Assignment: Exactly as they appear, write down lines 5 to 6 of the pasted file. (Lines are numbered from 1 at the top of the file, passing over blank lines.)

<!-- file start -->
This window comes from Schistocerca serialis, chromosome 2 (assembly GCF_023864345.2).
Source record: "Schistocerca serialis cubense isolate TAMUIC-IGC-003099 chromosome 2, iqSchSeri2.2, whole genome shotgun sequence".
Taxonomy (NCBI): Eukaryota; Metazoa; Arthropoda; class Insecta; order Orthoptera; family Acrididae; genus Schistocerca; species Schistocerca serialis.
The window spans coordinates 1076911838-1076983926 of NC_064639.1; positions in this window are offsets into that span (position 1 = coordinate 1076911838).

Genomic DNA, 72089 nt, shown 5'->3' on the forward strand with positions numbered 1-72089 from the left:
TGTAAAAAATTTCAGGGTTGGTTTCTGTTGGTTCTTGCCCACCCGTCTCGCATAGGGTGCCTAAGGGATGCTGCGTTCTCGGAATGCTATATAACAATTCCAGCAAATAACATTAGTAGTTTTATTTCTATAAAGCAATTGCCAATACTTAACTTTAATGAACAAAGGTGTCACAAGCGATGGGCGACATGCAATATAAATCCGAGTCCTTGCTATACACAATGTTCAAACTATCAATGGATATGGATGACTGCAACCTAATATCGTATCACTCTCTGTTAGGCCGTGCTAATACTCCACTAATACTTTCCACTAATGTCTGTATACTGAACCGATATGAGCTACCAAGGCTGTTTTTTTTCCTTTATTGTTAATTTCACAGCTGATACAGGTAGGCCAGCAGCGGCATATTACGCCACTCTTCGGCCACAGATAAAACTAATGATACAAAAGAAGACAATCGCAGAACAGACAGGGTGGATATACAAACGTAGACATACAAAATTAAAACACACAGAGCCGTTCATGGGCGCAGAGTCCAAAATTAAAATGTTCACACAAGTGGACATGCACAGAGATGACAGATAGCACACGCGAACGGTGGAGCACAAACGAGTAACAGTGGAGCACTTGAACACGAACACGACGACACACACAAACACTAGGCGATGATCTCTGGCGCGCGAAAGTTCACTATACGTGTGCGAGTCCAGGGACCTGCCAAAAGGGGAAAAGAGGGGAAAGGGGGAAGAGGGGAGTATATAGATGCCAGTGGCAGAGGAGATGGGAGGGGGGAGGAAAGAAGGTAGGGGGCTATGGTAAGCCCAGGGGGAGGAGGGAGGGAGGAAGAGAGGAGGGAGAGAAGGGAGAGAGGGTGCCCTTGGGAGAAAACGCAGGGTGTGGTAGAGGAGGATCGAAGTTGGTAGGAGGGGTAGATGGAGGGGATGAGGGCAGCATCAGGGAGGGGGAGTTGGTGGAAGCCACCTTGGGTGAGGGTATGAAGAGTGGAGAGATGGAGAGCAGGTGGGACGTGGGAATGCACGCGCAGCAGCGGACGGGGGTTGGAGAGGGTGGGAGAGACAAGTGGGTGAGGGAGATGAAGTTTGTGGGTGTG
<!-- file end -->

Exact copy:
Genomic DNA, 72089 nt, shown 5'->3' on the forward strand with positions numbered 1-72089 from the left:
TGTAAAAAATTTCAGGGTTGGTTTCTGTTGGTTCTTGCCCACCCGTCTCGCATAGGGTGCCTAAGGGATGCTGCGTTCTCGGAATGCTATATAACAATTCCAGCAAATAACATTAGTAGTTTTATTTCTATAAAGCAATTGCCAATACTTAACTTTAATGAACAAAGGTGTCACAAGCGATGGGCGACATGCAATATAAATCCGAGTCCTTGCTATACACAATGTTCAAACTATCAATGGATATGGATGACTGCAACCTAATATCGTATCACTCTCTGTTAGGCCGTGCTAATACTCCACTAATACTTTCCACTAATGTCTGTATACTGAACCGATATGAGCTACCAAGGCTGTTTTTTTTCCTTTATTGTTAATTTCACAGCTGATACAGGTAGGCCAGCAGCGGCATATTACGCCACTCTTCGGCCACAGATAAAACTAATGATACAAAAGAAGACAATCGCAGAACAGACAGGGTGGATATACAAACGTAGACATACAAAATTAAAACACACAGAGCCGTTCATGGGCGCAGAGTCCAAAATTAAAATGTTCACACAAGTGGACATGCACAGAGATGACAGATAGCACACGCGAACGGTGGAGCACAAACGAGTAACAGTGGAGCACTTGAACACGAACACGACGACACACACAAACACTAGGCGATGATCTCTGGCGCGCGAAAGTTCACTATACGTGTGCGAGTCCAGGGACCTGCCAAAAGGGGAAAAGAGGGGAAAGGGGGAAGAGGGGAGTATATAGATGCCAGTGGCAGAGGAGATGGGAGGGGGGAGGAAAGAAGGTAGGGGGCTATGGTAAGCCCAGGGGGAGGAGGGAGGGAGGAAGAGAGGAGGGAGAGAAGGGAGAGAGGGTGCCCTTGGGAGAAAACGCAGGGTGTGGTAGAGGAGGATCGAAGTTGGTAGGAGGGGTAGATGGAGGGGATGAGGGCAGCATCAGGGAGGGGGAGTTGGTGGAAGCCACCTTGGGTGAGGGTATGAAGAGTGGAGAGATGGAGAGCAGGTGGGACGTGGGAATGCACGCGCAGCAGCGGACGGGGGTTGGAGAGGGTGGGAGAGACAAGTGGGTGAGGGAGATGAAGTTTGTGGGTGTG